Jeremy Piven Closes the Door On ‘Mr. Selfridge’

Emmy-winner Jeremy Piven talks about the inspiration behind Masterpiece’s Mr. Selfridge

When talking to Emmy-winner Jeremy Piven (HBO’s Entourage), one thing becomes immediately clear: the actor is incredibly passionate about his involvement with Masterpiece’s Mr. Selfridge. The role of Harry Selfridge, a department store impresario who moved from Chicago’s Marshall Fields to start Selfridge’s in the United Kingdom, is a significant departure from Piven’s most famous roles. His near-encyclopedic knowledge of Selfridge’s life provides evidence into the great deal of research Piven did to fully become Harry Selfridge.

Despite having won three Emmys as Entourage‘s Ari Gold, Jeremy Piven’s turn as Harry Selfridge feels like a fresh start for the actor who allowed himself to explore emotional depths not seen in your typical Masterpiece production. An Emmy nomination would be a recognition of this growth and of the merits of the series itself which ended its four-season run this spring on PBS.

Jeremy Piven
Photo credit: Jammi York.

AwardsDaily TV: So, Jeremy Piven, Mr. Selfridge is a departure for you as an actor. What drew you to the material initially?

Jeremy Piven: I think, like a lot of Americans, we’ve been drawn to British period dramas. When this came about, it was an opportunity to attempt to inhabit a guy who was an American in the midwest from where I’m from in Chicago. He made his way in Marshall Fields and ultimately kind of invented the department store and the culture of shopping. He was a authentic guy that was someone we never knew about and created Selfridge’s which is, to this day, a very prominent store in the UK. I thought his story was fantastic. He was someone that was incredibly innovative and creative. He was this beautiful contradiction. He lived in these dualities, and that’s what I find fascinating in characters.

He was such a hard-working, prolific guy during work hours, and then, when he wasn’t at the store, he kind of rabbled a bit. He had this incredibly colorful life. The more I read, the more I was fascinated by him. [The creative team] really knew what they wanted to do. They had it all mapped out. Unlike American shows, they knew what they wanted to do for four years and had it all outlined. In terms of his trajectory, it was as true as it could possibly be, and then they used dramatic license with the rest of the characters that surrounded him. I just thought it was an opportunity to go over and work with these beautiful, brilliant, British actors in a piece that I thought would be a really fun adventure. And it was!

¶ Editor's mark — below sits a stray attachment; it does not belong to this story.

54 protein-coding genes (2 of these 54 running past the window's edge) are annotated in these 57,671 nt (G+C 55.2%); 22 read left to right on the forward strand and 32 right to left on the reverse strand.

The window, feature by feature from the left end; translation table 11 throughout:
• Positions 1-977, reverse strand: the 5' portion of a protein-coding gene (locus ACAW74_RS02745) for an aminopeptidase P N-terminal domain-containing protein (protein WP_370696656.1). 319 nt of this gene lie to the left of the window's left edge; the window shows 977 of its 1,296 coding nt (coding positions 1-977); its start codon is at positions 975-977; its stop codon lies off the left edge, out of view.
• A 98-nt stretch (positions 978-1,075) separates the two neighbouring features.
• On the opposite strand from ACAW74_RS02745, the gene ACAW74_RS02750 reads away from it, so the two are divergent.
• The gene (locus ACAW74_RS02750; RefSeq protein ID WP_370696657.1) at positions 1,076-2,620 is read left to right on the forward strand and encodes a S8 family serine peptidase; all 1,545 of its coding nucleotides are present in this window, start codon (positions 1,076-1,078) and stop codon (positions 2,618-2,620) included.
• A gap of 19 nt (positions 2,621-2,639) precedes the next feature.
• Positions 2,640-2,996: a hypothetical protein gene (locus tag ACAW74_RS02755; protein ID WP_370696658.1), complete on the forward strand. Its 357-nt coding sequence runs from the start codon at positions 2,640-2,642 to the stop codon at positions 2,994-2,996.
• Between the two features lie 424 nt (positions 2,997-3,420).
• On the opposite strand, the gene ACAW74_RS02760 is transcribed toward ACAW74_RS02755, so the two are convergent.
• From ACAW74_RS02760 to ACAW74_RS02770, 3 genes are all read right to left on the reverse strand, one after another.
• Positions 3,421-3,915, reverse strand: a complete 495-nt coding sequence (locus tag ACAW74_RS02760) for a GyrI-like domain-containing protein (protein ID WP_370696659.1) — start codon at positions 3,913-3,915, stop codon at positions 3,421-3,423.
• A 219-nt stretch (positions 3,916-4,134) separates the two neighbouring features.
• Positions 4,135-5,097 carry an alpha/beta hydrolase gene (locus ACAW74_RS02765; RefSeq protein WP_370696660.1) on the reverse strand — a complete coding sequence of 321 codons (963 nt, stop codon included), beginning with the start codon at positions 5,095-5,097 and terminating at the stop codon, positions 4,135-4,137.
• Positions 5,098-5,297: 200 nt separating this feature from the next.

ADTV: Ironically, your iconic role as Ari in Entourage was far flashier than Harry Selfridge, but Selfridge is far more deconstructed as a human being. Far more of a mess. Ari is kind of toothless comparatively, don’t you think?

JP: Ari had an incredibly volatile presence obviously, and he was totally overly emotionally invested. As an actor, it’s just so fun to play in that space. And Harry was a turn of the century gentleman. He was one of these guys that you wouldn’t suspect would go out galavanting at night and was a risk junkie. He fancied himself a creative entity – an artist. He found art in retail, and he was very drawn to any type of risks. He was a gambler and fell in love early on with a stage star at the time and then ultimately with the Dolly sisters who represented energy and youth… It was well documented that he lost most of his fortune gambling with his twins. It kind of plays out almost like a Greek tragedy, but yet he kind of did it his way.

It’s interesting because… PBS is such a brilliant station with an incredible pedigree of shows that they purchase from the UK and put on their station. And the Downton Abbey‘s of the world, they’re co-owned by NBC Universal that has deep pockets. Mr. Selfridge has no help whatsoever. iTV did such a brilliant job. The show was purchased by PBS and put on the air without any advertising, so I went from this HBO juggernaut to this beautiful “ma and pa” organization. It was very interesting. The show being a hit overseas and then having it kind of make its way in a very kind of sweet under the radar way in my own country. Does that make any sense?

ADTV: Absolutely. It’s definitely one of those “word of mouth” building shows.

JP: Exactly.

ADTV: Tell me what kinds of acting cues did you use to define the character of Harry Selfridge for yourself?